Propertymark wants the government to introduce a new version of the scrapped Green Homes Grant Voucher Scheme.
Last year the Green Homes Grant offered between £5,000 and £10,000 to cover two thirds of the cost of putting in insulation or low-carbon heating.
It was a failure, amid talk of chaotic management from an American consultancy and issues with a lack of accredited engineers.
Indeed, Propertymark said the government needs to ensure it’s able to deliver on any promises made tomorrow.
Timothy Douglas, policy and campaigns manager, said: “A £5,000 grant for homeowners to replace gas boilers – also announced by the UK government this month – gives an indication there is unlikely to be an enhanced Green Homes Grant Voucher scheme, which has been widely criticised.
“As the National Audit Office ruled this month, this scheme was poorly executed and delivered on an over-ambitious time scale. Future rules and requirements must be realistic and achievable, or else these policies are just full of hot air.”
Some property experts want to see action to support tenants, and in turn landlords, after some fell into rental arrears during the pandemic.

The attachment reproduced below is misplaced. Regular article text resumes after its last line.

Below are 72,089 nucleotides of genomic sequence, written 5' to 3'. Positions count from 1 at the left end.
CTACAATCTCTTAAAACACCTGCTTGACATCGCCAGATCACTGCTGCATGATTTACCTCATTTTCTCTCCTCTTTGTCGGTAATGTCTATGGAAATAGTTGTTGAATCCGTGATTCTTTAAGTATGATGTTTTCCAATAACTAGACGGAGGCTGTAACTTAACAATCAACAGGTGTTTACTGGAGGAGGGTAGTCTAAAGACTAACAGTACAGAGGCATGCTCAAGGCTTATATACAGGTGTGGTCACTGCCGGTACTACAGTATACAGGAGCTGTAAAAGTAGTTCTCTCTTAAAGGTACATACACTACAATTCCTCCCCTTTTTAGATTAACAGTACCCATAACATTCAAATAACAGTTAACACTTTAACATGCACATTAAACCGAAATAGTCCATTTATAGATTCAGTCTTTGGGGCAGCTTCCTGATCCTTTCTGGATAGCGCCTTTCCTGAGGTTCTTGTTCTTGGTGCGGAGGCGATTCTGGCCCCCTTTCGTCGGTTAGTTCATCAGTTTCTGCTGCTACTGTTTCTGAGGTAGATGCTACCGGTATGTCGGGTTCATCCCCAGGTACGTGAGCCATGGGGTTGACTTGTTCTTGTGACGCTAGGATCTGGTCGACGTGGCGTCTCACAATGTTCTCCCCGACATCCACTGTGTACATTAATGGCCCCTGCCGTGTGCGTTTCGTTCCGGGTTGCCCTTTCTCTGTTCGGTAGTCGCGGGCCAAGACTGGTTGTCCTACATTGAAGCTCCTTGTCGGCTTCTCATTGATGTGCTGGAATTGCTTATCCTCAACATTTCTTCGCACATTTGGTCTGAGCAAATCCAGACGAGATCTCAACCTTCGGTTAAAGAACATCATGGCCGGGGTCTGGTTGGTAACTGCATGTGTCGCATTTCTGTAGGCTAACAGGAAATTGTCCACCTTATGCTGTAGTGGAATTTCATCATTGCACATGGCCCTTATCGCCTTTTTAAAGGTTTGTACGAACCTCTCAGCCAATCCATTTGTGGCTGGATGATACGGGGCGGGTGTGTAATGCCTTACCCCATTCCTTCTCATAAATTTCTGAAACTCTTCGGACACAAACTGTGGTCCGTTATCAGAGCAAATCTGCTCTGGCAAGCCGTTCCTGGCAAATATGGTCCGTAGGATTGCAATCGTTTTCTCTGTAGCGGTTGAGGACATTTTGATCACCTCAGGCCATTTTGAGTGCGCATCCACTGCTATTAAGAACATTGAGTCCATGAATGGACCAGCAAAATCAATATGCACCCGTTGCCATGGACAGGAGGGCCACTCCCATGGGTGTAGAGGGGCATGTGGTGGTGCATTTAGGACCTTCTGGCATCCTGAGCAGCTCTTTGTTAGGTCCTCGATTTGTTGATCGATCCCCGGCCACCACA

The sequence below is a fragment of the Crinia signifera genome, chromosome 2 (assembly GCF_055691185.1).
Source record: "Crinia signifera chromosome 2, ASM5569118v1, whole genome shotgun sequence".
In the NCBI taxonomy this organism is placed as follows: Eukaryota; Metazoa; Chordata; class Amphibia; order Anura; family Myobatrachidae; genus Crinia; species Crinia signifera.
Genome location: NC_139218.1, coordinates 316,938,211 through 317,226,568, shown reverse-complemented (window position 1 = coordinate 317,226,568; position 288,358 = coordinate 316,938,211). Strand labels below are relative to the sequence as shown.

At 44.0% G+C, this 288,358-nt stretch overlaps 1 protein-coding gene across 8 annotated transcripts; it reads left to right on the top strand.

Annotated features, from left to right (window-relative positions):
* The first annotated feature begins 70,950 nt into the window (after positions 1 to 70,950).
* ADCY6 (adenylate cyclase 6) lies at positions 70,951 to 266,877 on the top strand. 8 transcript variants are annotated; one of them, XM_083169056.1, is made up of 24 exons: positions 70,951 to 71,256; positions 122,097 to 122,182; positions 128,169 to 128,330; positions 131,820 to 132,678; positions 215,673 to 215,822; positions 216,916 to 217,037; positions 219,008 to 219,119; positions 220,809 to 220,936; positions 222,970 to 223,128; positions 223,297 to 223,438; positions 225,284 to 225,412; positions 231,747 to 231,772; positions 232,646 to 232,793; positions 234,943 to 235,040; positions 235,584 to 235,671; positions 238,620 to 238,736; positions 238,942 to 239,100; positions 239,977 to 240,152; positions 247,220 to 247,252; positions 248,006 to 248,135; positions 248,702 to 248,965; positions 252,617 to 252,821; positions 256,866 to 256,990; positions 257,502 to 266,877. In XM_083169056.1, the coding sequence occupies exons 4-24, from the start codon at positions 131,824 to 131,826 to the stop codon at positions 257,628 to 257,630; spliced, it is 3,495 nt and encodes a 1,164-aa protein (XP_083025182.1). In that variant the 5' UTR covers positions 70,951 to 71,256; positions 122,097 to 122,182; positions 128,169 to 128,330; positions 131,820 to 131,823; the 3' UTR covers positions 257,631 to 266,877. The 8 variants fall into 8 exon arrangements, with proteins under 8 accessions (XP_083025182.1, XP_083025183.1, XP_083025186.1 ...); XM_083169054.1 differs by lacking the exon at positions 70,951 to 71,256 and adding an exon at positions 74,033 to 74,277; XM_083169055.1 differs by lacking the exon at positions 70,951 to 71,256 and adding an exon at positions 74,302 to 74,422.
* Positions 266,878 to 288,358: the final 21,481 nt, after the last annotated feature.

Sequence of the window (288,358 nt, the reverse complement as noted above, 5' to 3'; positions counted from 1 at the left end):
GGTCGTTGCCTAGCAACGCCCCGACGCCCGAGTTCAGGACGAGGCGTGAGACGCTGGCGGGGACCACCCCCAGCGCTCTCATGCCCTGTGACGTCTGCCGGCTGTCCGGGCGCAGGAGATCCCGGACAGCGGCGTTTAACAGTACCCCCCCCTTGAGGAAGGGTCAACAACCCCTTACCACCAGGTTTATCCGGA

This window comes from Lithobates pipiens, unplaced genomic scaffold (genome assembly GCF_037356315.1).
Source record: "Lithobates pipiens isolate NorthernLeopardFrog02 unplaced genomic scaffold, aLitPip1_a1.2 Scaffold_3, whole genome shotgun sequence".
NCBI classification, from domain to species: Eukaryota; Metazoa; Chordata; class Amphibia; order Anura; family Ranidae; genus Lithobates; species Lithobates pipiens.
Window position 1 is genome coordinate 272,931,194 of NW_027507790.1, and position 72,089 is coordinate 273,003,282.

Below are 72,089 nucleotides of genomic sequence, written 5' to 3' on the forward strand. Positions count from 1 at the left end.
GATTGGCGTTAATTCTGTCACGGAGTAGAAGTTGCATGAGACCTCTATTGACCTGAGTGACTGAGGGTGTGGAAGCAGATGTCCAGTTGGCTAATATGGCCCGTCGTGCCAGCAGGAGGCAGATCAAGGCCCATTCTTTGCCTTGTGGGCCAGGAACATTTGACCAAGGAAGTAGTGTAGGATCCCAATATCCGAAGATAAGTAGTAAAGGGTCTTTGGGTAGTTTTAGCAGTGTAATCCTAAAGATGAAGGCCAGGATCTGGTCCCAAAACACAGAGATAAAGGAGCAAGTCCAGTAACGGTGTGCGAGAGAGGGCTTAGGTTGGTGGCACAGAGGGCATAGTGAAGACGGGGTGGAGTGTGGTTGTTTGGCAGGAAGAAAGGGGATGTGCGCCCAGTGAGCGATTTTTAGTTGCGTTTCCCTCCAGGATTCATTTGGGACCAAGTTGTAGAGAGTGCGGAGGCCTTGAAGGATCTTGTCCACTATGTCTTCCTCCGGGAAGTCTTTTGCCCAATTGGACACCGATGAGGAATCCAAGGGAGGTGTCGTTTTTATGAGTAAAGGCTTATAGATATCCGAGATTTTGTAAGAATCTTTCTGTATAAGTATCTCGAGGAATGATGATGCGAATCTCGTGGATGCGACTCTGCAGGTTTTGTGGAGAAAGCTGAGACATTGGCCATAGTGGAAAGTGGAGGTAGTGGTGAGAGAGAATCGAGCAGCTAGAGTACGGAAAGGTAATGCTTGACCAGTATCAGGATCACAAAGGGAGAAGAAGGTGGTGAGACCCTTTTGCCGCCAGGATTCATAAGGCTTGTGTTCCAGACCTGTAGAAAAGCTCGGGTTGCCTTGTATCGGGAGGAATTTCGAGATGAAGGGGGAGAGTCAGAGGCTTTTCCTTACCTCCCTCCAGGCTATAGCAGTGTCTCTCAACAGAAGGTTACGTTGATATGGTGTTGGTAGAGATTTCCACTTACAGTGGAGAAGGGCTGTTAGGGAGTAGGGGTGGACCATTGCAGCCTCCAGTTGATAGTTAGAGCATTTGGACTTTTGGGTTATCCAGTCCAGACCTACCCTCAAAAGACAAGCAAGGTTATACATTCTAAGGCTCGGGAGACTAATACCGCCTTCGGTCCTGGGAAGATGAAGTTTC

Timothy Douglas, policy and campaigns manager at Propertymark, said: “Wednesday is a chance for the UK government to provide sensible support at the time people need it most, with our calls providing targeted aid for renters who have fallen into Covid-related debt; and landlords who are being pushed out by a sluggish court system and the £26,300 average cost to hit the UK Government’s net-zero carbon target by 2050.”
Propertymark thinks action needs to be taken to prevent a rise of homelessness.
It called for the introduction of a Tenant Hardship Loan Scheme to cover rent payments, similar to the ones used in Scotland and Wales.
It also said the £20 per week Universal Credit should be retained, while Local Housing Allowance rates should be restored to the 30th percentile.
The firm said this would ensure Universal Credit is adequate and effective so that landlords and letting agents feel confident to rent to people on benefits.